In Polynesia, the leaves are pounded and mixed with scrapings from Atuna racemose to make perfume, and also, the mashed fronds are wrapped with Lei (Morinda citradolia), cooked and used as medical bandage 2. In Fiji, leaf juice is used for stomach ache, swollen breasts, and boils 3. The plants are used for the treatment of asthma, cough, and inflammatory diseases 4. Owing to the above mentioned ethnobotanical folklore importance and medicinal values, local usage of this plant finds important in curing diseases. Hence, our main objective of the present study is to identify the Bioactive compounds present in this plant using GC-MS analysis and also its activity of the compounds.
MATERIALS AND METHODS:
Collection of Experimental Plant: The whole plant of Phymatosorus scolopendria (Burm. F.) Pic. Serm. was collected from Kanyakumari District. The plant sample was authenticated by Dr. Raju Antony, JNTBGRI, Pacha Palode, Thiruvananthapuram, Kerala and Voucher specimens (SS-001) was deposited in the Department of Botany, Holy Cross College (Autonomous), Trichy, Tamil Nadu - 620002.
Preparation of Plant Extract: The plant materials were washed, shade dried, and then powdered with the help of a blender. The powder was kept in airtight bottles. 5 g of the powder was extracted through a cold percolation method with 50 ml of methanol. The extracts were filtered by using Whatman no. 1 filter paper, and the solvents were evaporated to make the crude extract.
GC-MS Analysis: The crude methanol extract of P. scolopendria (Burm. F.) Pic. Serm. was subjected to investigation by Perk Elmer GC-MS- (Model Perkin Elmer Clarus 600, USA) equipped with a VF-5 MS fused silica capillary column (30 m × 0.25 mm i.d, film thickness 0.25 µm). Pure helium gas was used as a carrier gas at a constant flow rate of 1 mL/min. Mass transfer line and injector temperatures were set at 250 °C. The oven temperature was programmed at 60 °C for 2 min, then increased to 300 °C for 6.0 min at the rate of 10 °C/min. The samples were injected in split mode as 10:1 ratio. Structural determination was done by comparison of mass spectral patterns from NIST Library. The GC studies were carried out at IITM SAIF and sophisticated instrumentation facility (SIF), VIT University, Vellore.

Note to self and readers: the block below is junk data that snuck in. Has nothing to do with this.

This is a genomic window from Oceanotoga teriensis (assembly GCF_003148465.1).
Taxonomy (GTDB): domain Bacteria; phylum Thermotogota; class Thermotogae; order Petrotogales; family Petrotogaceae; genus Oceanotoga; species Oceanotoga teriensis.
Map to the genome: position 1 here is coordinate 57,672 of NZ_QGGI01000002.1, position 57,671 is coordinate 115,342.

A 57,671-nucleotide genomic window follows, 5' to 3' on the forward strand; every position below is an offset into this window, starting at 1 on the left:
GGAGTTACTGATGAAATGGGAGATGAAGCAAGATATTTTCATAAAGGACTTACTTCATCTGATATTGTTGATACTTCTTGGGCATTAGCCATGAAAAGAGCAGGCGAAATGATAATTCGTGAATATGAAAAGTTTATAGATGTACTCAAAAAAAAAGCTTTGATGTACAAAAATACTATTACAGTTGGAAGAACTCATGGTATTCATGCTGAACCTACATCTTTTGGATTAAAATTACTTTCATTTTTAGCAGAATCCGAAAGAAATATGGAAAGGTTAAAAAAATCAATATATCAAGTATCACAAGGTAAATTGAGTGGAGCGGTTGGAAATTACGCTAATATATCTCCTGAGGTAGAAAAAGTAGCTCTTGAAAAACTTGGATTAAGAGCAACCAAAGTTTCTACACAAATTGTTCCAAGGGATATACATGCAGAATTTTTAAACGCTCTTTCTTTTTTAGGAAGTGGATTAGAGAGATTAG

RESULTS AND DISCUSSION: The studies on bioactive compounds in the methanolic extract of the whole plant of Phymatosorus scolopendria (Burm. F.) Pic. Serm. by GC-MS analysis clearly indicated the presence of four bioactive compounds. The active principles with their Retention Time (RT), Molecular Formula (MF), Molecular Weight (MW), and Concentration (peak area %) were presented in Table 1. The GC-MS Chromatogram of the four peaks of bioactive compounds detected were shown in Fig. 1 and the compounds identified were dodecanoic acid, 1,2,3-propanetriyl ester (8.98%), myristic acid vinyl ester (53.29%), 4-nitrophenyl laurate (26.91%) and hexadecanoic acid, 4-nitrophenyl ester (10.82%). Fig. 2, 3, 4 and 5 showed the mass spectrum of four bioactive constituents.